If Democrats maintain their momentum and reach a critical mass supporting the inquiry, markets may react. Further developments are likely, but public opinion may move more slowly and perhaps in the other direction.
Several Fed officials are slated to speak in the upcoming week. James Bullard, President of the Saint Louis branch of the Federal Reserve, kicks off the week. He will likely repeat his dovish stance and advocate for more cuts. Robert Kaplan, his colleague from the Dallas Fed, has the last word of the week. In the middle, the bank’s Beige Book will provide an update on economic activity.
The most significant economic indicator of the week is Retail Sales for September. Consumer sentiment has fallen off the highs but remains robust – and so have recent sales figures. Expenditure rose by 0.4% in August and the all-important Control Group – the “core of the core” – by 0.3%. Similar figures are expected now. Consumption consists of 70% of US economic activity, and any deviation is set to rock markets.
Both Building Permits and Housing Starts are projected to remain upbeat while Industrial Production carries expectations for modest growth. These figures, all scheduled for Thursday, will help shape Gross Domestic Product expectations for the third quarter.
Here are the top US events as they appear on the forex calendar:
Japan: Watch any escalation around Syria
The Japanese yen remains the ultimate safe-haven and moves first and foremost on trade news. It is also sensitive to geopolitical events. The Turkish incursion into Northern Syria and its clash with the Kurds has grabbed media attention and weighed on the Turkish Lira. However, it has been unable to move broader markets at the moment. If oil installations are hurt or the conflict broadens, the yen may benefit.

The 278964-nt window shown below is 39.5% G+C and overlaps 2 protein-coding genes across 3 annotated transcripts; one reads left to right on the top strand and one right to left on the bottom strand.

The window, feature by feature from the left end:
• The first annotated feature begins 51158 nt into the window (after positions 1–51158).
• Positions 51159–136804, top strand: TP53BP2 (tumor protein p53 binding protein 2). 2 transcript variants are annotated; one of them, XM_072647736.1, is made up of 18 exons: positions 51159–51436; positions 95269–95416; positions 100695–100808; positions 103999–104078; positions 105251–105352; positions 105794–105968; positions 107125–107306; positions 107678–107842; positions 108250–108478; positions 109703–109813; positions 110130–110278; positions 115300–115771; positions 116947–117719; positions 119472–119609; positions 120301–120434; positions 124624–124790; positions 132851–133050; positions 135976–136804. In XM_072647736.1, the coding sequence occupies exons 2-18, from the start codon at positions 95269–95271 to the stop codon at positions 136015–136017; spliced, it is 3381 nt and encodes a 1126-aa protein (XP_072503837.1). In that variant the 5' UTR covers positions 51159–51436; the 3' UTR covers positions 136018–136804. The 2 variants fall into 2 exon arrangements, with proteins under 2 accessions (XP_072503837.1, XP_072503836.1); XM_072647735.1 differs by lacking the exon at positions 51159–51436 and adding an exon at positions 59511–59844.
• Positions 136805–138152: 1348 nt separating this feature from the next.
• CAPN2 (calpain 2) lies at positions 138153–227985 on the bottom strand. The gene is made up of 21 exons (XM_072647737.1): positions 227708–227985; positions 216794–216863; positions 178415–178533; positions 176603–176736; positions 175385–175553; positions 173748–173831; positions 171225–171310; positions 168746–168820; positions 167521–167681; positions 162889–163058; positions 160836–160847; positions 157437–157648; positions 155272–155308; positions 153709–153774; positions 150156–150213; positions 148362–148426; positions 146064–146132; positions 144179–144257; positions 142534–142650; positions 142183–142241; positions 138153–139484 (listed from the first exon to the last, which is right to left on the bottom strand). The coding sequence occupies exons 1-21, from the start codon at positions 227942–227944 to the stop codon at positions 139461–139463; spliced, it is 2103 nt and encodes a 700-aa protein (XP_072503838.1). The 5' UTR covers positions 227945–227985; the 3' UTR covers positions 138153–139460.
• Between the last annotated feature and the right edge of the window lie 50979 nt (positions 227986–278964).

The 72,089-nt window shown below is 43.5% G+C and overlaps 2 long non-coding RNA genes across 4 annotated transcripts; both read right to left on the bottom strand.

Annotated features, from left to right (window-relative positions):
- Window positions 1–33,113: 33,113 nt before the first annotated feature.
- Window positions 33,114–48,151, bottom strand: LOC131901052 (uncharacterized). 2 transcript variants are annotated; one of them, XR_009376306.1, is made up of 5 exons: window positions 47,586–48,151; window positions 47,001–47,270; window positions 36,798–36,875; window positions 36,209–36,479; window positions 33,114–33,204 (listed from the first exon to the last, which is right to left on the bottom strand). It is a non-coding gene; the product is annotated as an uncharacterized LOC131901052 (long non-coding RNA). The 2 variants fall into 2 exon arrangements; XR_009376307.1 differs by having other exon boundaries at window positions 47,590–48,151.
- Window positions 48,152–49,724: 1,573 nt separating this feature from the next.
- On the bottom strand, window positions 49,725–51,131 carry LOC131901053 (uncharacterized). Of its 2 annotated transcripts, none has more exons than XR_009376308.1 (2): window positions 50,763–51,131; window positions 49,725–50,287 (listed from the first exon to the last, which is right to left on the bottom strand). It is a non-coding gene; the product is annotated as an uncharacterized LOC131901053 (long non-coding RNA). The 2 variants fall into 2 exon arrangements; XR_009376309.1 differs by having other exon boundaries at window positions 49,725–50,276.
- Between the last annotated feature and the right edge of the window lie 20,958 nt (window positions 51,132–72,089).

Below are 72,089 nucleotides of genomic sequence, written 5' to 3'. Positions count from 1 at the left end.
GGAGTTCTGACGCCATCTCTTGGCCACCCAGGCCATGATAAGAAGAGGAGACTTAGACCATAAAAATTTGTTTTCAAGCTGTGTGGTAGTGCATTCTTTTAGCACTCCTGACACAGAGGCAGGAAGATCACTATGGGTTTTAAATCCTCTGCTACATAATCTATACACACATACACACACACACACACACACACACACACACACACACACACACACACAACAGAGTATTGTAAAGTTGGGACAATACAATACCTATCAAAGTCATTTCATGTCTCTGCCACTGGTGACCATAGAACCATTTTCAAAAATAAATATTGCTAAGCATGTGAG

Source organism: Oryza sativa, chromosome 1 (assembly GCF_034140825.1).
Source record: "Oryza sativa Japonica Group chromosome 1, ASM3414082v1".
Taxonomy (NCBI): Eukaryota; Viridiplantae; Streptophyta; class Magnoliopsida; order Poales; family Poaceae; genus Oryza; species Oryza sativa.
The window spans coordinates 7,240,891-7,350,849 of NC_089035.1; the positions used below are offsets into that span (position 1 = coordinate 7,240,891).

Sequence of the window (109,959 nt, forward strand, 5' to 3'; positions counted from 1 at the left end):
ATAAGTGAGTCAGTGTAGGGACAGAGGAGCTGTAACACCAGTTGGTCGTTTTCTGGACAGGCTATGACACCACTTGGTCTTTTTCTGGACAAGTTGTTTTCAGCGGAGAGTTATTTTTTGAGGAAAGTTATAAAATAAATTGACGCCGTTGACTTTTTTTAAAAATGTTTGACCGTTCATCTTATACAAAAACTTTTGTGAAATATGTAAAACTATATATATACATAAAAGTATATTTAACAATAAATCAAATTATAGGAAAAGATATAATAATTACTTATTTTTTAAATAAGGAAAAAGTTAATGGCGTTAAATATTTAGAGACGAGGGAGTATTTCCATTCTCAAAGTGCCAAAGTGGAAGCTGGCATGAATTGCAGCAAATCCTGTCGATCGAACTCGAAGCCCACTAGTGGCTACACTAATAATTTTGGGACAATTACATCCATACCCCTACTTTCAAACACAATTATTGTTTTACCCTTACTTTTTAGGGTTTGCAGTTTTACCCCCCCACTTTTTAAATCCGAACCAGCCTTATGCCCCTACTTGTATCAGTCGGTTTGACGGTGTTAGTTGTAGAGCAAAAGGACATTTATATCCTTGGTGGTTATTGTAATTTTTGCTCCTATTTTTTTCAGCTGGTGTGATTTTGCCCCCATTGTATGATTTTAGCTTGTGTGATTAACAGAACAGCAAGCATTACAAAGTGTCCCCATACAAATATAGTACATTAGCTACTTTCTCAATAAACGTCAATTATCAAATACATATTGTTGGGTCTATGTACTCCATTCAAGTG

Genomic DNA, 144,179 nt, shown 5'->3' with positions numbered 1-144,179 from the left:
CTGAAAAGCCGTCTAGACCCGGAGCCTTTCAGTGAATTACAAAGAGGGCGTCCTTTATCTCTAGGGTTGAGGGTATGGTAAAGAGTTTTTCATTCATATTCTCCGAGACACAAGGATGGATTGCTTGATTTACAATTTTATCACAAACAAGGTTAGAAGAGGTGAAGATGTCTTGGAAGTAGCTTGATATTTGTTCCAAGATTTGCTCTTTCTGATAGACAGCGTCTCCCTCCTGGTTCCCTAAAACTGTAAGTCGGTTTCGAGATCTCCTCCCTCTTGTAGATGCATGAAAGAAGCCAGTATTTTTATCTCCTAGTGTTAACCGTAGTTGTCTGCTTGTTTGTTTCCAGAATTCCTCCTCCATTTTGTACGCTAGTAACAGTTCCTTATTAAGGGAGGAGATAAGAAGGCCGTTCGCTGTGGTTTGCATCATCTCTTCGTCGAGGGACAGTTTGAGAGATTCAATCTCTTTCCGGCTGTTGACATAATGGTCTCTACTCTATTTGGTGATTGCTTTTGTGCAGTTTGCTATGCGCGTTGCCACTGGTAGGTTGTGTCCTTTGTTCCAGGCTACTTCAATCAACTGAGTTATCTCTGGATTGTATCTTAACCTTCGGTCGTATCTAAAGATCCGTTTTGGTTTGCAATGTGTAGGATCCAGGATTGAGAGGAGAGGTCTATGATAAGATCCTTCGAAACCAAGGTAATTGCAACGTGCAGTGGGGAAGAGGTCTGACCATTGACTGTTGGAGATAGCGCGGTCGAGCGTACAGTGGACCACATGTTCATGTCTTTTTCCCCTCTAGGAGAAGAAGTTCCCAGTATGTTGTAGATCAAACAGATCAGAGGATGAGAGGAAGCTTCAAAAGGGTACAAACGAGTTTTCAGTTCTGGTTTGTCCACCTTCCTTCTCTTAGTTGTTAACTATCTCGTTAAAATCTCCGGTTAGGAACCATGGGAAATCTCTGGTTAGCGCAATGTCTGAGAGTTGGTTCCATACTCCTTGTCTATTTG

The Japanese economic calendar features Industrial Production for August, which is expected to show another substantial year on year fall. National inflation figures for August are also of interest, and they are expected to remain low. However, it is important to remember that the Tokyo region already released figures for that month, and the national data tend to be similar.
While North Korea is currently out of the headlines, it may reappear soon enough.
Here are the events lined up in Japan:
USD/JPY Technical Analysis
The technical picture for USD/JPY has improved in the past week, with USD/JPY not only confirming its move above the 50-day Simple Moving Average but also by conquering the 200-day SMA. However, momentum is flat and the currency pair remains below the double-top of 108.50.
Some resistance awaits at the recent high of 108.20, which defends the 108.50 level mentioned earlier. It is followed by 109.30, which was a swing high in late July. Next, we find the late May high of 109.95. The next levels to watch are 110.65 and 111.05.
Support awaits at 107.50, which provided support in July and also in September. It is followed by 107, a round number that provided support in late September. 106.50 was the low point in October, and it is followed by 105.75 and 105.05.
USD/JPY heavily depends on trade talks – set to rise on a deal and to fall on new tariffs. The recent optimism implies a greater chance to advance, but previous rounds of talks’ failure mean all options are on the table.
The FXStreet Poll is showing that experts have mixed opinions in the short term but see substantial falls down the line. Are forecasters skeptical about the deal? Only the short term forecast has seen an upgraded while longer-term ones have remained unchanged.